Mar 19, 2008 Phil Blackwell Uncategorized
In college basketball arenas across the country, you’ll see one common thread — a lot of banners, raised to the rafters, celebrating achievements both grand and trivial.
Not so at UCLA, where the only time you get into the rafters at Pauley Pavilion is with a national championship. Since they’ve got 11 to brag about (10 of them in 12 years under John Wooden’s watch), they’ve earned the right to be picky.
As the NCAA West Regional starts, everything seems to point toward UCLA getting that 12th banner after Florida thwarted them in each of the last two Final Fours.
From the inside power of Josh Shipp and Luc Richard Mbah a Moute, to the terrific guard play of Darren Collison and Russell Westbrook, the Bruins were great before Kevin Love showed up and snagged Pac-10 Player of the Year honors by averaging a double-double every night. Oh yeah, and they know how to shut teams down and win games in the clutch.
Really, the Bruins should not face any trouble in Anaheim, either from SWAC champion Mississippi Valley State (who does possess a great nickname, the Delta Devils), or either of its second-round foes, Texas A&M or Brigham Young.
Credit the Aggies for moving on without coach Billy Gillespie and Acie Law, but the problem is that A&M gets offensively challenged at times. BYU, nipped by Xavier in the first round a year ago, hasn’t won a tournament game in 15 years but could break that spell with Lee Cummard and Trent Plaisted providing inside-outside balance.
Drake is the best story of the season. The last time the Bulldogs from Des Moines danced was in 1971, before anyone called it a Dance, and Drake was picked to finish ninth in the Missouri Valley Conference in the pre-season. Forgetting all that, the Bulldogs went 29-4, with a one-time walk-on named Adam Emmenecker running the show at point guard. Forget all the others — Keno Davis should be National Coach of the Year.
Western Kentucky, the Sun Belt champs with a first-rate guard in Courtney Lee, has a decent chance to pull that obligatory 12 vs. 5 upset that was routine in NCAA annals until last year, especially if Drake’s 3-point shots don’t fall in Tampa.
Connecticut, after an absence in 2007, roars back to the tournament with every intention to go far. When they’re focused, the Huskies can run and gun and, in 7-3 center Hasheem Thabeet, has a human eraser comparable to Emeka Okafor.
That should be enough for Connecticut to at least get past San Diego, who rode a home-court advantage over fellow tournament teams Saint Mary’s and Gonzaga to win the West Coast Conference title, but now must travel 3,000 miles to the Florida gulf coast to get its tournament shot.
Only one mid-major got their due from the NCAA committee in terms of seeding. Xavier snagged a no. 3, and for good reason. The Musketeers dominated the Atlantic-10 in the regular season and returns just about everybody from that ’07 team that all but beat Ohio State in the second round a year ago. This team can reach the Elite Eight, at least.
So in the nation’s capital just after high noon on Thursday, Xavier draws Georgia — and that wasn’t quite expected. Last in the conference, the Bulldogs’ SEC Tournament run defied belief, with a pair of overtime escapes, a tornado, a venue change, two games played (and won) in the same day, and a domination of Arkansas in the finals. Do the Dawgs have anything left?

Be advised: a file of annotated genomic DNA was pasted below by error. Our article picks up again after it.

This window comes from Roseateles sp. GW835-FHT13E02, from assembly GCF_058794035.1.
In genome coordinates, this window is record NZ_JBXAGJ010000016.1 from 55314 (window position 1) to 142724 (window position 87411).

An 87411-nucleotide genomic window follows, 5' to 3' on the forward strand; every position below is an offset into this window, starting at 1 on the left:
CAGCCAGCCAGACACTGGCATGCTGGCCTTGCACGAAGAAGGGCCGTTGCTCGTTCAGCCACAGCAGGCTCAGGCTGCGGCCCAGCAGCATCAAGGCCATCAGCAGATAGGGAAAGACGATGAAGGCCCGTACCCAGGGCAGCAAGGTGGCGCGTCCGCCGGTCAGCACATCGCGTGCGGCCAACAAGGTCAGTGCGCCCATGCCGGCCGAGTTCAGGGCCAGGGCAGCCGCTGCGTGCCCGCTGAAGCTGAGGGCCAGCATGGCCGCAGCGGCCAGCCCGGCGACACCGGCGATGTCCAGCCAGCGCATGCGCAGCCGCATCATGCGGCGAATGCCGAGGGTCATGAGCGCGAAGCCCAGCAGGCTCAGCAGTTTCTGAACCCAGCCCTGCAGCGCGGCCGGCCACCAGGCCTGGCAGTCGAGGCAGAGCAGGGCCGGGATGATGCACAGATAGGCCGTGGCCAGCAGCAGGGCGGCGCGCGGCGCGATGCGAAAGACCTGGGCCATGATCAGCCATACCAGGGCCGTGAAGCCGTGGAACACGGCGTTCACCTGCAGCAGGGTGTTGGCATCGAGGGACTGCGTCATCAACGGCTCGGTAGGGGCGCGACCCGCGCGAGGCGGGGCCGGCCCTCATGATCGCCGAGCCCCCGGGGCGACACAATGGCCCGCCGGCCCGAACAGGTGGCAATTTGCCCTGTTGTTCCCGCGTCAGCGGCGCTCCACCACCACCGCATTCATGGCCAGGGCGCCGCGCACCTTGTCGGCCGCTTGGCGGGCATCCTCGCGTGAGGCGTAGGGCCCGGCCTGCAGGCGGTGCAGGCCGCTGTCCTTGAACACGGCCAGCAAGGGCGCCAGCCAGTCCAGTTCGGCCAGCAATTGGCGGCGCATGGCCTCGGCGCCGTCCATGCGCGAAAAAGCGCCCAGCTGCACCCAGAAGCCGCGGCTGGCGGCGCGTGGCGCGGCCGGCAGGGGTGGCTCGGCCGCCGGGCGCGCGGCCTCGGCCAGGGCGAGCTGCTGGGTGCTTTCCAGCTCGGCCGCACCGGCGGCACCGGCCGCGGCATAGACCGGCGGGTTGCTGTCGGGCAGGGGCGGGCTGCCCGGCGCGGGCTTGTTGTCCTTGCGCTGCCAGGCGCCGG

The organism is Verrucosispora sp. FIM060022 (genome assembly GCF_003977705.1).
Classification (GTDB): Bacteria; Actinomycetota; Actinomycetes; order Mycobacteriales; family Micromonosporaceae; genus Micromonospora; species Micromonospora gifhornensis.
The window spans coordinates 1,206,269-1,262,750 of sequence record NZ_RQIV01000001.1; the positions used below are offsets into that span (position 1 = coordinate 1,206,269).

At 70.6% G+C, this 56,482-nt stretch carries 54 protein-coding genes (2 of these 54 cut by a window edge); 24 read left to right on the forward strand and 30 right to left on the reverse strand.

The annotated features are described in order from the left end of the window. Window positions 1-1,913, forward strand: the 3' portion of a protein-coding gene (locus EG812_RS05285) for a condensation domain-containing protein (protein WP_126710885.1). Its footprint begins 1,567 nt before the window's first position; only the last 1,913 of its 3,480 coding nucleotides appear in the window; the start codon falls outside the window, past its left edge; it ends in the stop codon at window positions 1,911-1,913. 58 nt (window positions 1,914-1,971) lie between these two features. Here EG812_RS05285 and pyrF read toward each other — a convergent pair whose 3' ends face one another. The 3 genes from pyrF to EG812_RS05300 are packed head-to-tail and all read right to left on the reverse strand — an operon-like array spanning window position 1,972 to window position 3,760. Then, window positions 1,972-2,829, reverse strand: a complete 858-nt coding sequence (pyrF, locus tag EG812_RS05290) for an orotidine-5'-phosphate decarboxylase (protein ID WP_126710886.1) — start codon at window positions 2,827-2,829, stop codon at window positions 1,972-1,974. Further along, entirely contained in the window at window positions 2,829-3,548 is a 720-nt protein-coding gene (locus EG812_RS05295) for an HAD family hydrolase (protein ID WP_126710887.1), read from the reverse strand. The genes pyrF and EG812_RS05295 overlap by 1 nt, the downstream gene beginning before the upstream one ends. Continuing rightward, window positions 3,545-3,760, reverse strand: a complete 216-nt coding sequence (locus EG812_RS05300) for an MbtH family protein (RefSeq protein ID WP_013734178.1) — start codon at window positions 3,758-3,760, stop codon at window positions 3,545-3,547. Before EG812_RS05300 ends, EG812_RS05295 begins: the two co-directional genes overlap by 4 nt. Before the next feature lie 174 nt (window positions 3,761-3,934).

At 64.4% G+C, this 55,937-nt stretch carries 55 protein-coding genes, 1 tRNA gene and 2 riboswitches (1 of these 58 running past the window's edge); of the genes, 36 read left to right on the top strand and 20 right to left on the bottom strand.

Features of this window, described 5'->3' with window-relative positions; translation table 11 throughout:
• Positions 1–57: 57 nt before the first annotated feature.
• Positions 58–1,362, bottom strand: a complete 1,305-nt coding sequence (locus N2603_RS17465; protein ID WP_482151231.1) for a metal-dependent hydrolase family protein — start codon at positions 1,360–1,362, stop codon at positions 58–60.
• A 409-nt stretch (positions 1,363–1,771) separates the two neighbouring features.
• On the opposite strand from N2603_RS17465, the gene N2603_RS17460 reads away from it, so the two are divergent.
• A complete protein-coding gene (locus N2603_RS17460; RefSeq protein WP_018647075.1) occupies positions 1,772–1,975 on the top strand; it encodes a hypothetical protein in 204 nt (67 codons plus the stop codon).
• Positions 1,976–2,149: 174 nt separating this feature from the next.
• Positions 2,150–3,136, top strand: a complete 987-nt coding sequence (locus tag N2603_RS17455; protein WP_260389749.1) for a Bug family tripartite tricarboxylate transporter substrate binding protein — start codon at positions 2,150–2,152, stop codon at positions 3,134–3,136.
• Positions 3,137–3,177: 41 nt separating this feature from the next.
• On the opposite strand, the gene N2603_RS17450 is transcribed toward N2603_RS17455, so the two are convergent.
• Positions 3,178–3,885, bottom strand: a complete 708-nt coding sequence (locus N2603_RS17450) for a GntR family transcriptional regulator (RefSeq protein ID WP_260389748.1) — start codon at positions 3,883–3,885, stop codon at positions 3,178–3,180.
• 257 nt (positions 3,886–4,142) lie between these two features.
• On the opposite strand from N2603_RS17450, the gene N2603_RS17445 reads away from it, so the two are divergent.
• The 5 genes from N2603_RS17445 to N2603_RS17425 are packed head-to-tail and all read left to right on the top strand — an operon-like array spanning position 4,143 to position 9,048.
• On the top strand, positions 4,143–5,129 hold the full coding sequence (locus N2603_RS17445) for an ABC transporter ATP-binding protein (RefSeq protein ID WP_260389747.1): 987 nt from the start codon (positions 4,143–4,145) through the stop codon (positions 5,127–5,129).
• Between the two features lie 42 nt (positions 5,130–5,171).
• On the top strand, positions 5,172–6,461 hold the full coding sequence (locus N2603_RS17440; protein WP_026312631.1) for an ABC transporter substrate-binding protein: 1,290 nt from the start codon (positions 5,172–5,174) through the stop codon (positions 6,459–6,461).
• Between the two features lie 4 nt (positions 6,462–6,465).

Baylor is also a great story. Four years after one player murdered another and it all hit rock bottom, Scott Drew (son of Homer, of Valparaiso fame) has pushed the Bears into its first NCAA appearance in two decades. Sure, it stumbled a lot down the stretch, dropped out of the Big 12 Tournament early and relies too much on guard play — but it’s great to have Baylor back.
Purdue, with a very young roster, overachieved and, with a maddening style of play, beat Wisconsin twice, the only Big Ten team to beat the Badgers in conference play. Defense can carry the Boilermakers through one round in D.C., but lack of explosiveness will hurt them later.
As for Duke, well, you might have heard of them, seen them on TV a time or two. No doubt the Blue Devils are far better than the team bounced out by Virginia Commonwealth in the ’07 first round, with a full slate of 3-point marksmen (CBA’s Greg Paulus included) and the usual defensive intensity.
But did the Dookies peak too soon? It won’t matter against Belmont, winners of the last three Atlantic Sun titles but a bit overmatched at this level, but it could matter anywhere beyond that point, including in the second round against Arizona or West Virginia.
Really, the Wildcats shouldn’t be here, a sub-.500 Pac-10 team propped up by a no. 1 strength of schedule and the fact that several key players that missed time due to injuries are healthy now. Plus, the fact that it has an interim coach (Kevin O’Neill) running the show, instead of the savvy and urbane Lute Olsen, makes a big difference at this time of year.
Bob Huggins, love him or hate him (and many do the latter), found his way back to his alma mater in Morgantown and fared just fine, especially toward the end of the season. Few players in the country are as hot as Joe Alexander. If he keeps it up, West Virginia should handle Arizona and just might run Duke out of the show, too.
However, the guess here is that Duke does make it to the Sweet 16 in Phoenix, along with Xavier. UCLA should breeze here, too, and as tough as Connecticut can be, Drake’s wonderful story will continue all the way to the desert.